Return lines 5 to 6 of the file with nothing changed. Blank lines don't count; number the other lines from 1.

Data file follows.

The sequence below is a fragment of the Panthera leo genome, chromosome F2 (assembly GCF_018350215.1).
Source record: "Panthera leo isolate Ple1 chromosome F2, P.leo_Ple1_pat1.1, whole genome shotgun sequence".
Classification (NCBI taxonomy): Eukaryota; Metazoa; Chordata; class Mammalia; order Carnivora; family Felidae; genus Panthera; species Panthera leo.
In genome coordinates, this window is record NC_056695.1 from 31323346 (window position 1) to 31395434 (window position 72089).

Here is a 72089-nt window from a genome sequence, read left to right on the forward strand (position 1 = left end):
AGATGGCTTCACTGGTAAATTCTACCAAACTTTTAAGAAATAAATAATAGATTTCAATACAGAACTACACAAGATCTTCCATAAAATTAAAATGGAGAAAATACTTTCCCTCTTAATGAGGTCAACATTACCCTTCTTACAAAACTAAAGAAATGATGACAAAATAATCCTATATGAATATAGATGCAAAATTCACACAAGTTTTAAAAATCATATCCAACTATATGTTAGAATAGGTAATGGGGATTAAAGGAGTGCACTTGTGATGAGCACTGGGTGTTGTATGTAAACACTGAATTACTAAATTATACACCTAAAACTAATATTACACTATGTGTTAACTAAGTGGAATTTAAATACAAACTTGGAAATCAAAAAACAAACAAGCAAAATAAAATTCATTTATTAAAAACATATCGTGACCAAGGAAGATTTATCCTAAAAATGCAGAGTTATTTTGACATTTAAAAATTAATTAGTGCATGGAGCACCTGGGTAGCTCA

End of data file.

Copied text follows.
Here is a 72089-nt window from a genome sequence, read left to right on the forward strand (position 1 = left end):
AGATGGCTTCACTGGTAAATTCTACCAAACTTTTAAGAAATAAATAATAGATTTCAATACAGAACTACACAAGATCTTCCATAAAATTAAAATGGAGAAAATACTTTCCCTCTTAATGAGGTCAACATTACCCTTCTTACAAAACTAAAGAAATGATGACAAAATAATCCTATATGAATATAGATGCAAAATTCACACAAGTTTTAAAAATCATATCCAACTATATGTTAGAATAGGTAATGGGGATTAAAGGAGTGCACTTGTGATGAGCACTGGGTGTTGTATGTAAACACTGAATTACTAAATTATACACCTAAAACTAATATTACACTATGTGTTAACTAAGTGGAATTTAAATACAAACTTGGAAATCAAAAAACAAACAAGCAAAATAAAATTCATTTATTAAAAACATATCGTGACCAAGGAAGATTTATCCTAAAAATGCAGAGTTATTTTGACATTTAAAAATTAATTAGTGCATGGAGCACCTGGGTAGCTCA